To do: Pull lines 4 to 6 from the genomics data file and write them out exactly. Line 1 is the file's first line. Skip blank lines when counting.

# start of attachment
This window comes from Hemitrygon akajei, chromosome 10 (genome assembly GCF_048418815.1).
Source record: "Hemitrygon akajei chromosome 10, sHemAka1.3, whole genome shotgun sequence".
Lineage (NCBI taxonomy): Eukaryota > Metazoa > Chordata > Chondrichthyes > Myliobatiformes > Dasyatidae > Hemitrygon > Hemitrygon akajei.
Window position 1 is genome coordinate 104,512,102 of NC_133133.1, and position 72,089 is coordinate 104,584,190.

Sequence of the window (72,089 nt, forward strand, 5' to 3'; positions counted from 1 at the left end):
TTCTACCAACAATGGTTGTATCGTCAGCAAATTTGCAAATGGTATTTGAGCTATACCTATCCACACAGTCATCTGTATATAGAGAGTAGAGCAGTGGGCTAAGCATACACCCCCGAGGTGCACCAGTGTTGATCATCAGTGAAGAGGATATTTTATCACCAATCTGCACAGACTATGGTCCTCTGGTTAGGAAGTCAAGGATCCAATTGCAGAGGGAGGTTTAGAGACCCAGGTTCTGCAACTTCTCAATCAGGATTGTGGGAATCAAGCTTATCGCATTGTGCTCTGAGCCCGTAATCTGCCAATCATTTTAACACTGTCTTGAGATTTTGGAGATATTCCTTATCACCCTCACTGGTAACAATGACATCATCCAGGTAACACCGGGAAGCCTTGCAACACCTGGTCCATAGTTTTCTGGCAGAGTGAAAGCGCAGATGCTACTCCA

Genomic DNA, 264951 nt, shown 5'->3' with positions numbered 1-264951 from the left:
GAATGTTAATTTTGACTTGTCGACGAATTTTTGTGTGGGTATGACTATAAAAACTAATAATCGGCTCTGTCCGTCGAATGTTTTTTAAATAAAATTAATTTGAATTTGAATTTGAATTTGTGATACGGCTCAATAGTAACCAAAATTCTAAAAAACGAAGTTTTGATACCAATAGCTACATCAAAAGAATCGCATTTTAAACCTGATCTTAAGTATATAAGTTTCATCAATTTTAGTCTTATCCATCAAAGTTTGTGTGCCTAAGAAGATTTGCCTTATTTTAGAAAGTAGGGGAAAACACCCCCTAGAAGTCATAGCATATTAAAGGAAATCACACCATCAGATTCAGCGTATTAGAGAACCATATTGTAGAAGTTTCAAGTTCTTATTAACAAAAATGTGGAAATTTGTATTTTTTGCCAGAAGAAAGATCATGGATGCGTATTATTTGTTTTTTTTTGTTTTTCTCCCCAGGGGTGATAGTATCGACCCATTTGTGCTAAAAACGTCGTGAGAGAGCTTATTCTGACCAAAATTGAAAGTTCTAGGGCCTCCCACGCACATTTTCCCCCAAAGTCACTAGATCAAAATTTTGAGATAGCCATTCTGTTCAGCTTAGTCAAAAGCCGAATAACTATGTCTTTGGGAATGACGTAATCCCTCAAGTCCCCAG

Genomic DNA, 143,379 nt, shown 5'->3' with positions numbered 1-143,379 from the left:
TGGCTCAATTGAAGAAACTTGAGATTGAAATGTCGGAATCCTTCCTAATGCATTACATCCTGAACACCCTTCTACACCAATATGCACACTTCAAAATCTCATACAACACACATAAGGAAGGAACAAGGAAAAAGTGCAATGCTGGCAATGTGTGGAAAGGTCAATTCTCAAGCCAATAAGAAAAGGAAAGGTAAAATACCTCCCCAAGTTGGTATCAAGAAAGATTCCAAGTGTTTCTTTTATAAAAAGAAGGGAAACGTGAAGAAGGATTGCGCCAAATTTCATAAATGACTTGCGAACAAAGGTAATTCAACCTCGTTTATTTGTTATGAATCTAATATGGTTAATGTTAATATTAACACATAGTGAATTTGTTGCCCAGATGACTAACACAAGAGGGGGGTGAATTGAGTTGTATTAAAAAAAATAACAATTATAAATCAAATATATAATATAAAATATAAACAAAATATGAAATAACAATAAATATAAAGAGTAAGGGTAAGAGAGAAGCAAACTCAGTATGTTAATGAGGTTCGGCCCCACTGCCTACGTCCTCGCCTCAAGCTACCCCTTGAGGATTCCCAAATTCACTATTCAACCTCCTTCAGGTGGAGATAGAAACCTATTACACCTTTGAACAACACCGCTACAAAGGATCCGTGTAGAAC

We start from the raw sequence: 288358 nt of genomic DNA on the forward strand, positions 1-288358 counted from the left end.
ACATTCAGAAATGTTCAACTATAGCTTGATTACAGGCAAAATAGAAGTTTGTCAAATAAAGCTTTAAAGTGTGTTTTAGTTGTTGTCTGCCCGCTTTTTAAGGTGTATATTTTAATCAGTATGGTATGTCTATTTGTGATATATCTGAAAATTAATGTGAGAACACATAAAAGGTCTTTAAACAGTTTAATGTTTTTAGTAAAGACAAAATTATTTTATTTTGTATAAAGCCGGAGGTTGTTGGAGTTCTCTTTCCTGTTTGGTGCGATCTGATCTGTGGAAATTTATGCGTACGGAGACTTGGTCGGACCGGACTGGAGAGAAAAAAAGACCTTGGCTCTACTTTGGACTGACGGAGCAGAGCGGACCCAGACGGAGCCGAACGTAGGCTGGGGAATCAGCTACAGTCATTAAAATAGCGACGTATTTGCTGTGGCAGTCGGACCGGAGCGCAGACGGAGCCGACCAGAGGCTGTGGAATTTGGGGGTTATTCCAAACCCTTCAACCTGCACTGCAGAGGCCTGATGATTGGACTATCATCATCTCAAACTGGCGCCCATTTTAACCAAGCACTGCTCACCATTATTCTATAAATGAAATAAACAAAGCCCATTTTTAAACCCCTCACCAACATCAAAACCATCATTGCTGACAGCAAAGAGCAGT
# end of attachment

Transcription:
Window position 1 is genome coordinate 104,512,102 of NC_133133.1, and position 72,089 is coordinate 104,584,190.

Sequence of the window (72,089 nt, forward strand, 5' to 3'; positions counted from 1 at the left end):
TTCTACCAACAATGGTTGTATCGTCAGCAAATTTGCAAATGGTATTTGAGCTATACCTATCCACACAGTCATCTGTATATAGAGAGTAGAGCAGTGGGCTAAGCATACACCCCCGAGGTGCACCAGTGTTGATCATCAGTGAAGAGGATATTTTATCACCAATCTGCACAGACTATGGTCCTCTGGTTAGGAAGTCAAGGATCCAATTGCAGAGGGAGGTTTAGAGACCCAGGTTCTGCAACTTCTCAATCAGGATTGTGGGAATCAAGCTTATCGCATTGTGCTCTGAGCCCGTAATCTGCCAATCATTTTAACACTGTCTTGAGATTTTGGAGATATTCCTTATCACCCTCACTGGTAACAATGACATCATCCAGGTAACACCGGGAAGCCTTGCAACACCTGGTCCATAGTTTTCTGGCAGAGTGAAAGCGCAGATGCTACTCCA